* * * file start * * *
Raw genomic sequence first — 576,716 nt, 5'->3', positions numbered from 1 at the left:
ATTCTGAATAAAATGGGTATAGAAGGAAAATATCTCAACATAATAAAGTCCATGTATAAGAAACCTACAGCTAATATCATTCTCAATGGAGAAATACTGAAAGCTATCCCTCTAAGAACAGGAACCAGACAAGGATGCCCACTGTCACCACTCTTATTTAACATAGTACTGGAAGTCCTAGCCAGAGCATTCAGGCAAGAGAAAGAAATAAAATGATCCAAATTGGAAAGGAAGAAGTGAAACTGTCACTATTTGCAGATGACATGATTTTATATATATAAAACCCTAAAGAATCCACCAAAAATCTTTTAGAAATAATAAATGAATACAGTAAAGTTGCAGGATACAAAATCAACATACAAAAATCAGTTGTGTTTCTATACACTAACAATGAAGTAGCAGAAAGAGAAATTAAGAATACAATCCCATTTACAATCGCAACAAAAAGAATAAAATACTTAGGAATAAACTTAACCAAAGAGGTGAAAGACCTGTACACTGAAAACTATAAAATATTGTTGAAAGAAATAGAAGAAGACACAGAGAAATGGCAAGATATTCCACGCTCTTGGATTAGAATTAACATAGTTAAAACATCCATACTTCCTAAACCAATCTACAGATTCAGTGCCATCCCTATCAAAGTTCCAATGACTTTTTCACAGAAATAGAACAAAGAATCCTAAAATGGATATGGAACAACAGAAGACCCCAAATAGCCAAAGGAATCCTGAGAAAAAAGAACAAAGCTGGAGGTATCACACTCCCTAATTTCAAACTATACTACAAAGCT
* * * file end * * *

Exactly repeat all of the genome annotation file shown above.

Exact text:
Raw genomic sequence first — 576,716 nt, 5'->3', positions numbered from 1 at the left:
ATTCTGAATAAAATGGGTATAGAAGGAAAATATCTCAACATAATAAAGTCCATGTATAAGAAACCTACAGCTAATATCATTCTCAATGGAGAAATACTGAAAGCTATCCCTCTAAGAACAGGAACCAGACAAGGATGCCCACTGTCACCACTCTTATTTAACATAGTACTGGAAGTCCTAGCCAGAGCATTCAGGCAAGAGAAAGAAATAAAATGATCCAAATTGGAAAGGAAGAAGTGAAACTGTCACTATTTGCAGATGACATGATTTTATATATATAAAACCCTAAAGAATCCACCAAAAATCTTTTAGAAATAATAAATGAATACAGTAAAGTTGCAGGATACAAAATCAACATACAAAAATCAGTTGTGTTTCTATACACTAACAATGAAGTAGCAGAAAGAGAAATTAAGAATACAATCCCATTTACAATCGCAACAAAAAGAATAAAATACTTAGGAATAAACTTAACCAAAGAGGTGAAAGACCTGTACACTGAAAACTATAAAATATTGTTGAAAGAAATAGAAGAAGACACAGAGAAATGGCAAGATATTCCACGCTCTTGGATTAGAATTAACATAGTTAAAACATCCATACTTCCTAAACCAATCTACAGATTCAGTGCCATCCCTATCAAAGTTCCAATGACTTTTTCACAGAAATAGAACAAAGAATCCTAAAATGGATATGGAACAACAGAAGACCCCAAATAGCCAAAGGAATCCTGAGAAAAAAGAACAAAGCTGGAGGTATCACACTCCCTAATTTCAAACTATACTACAAAGCT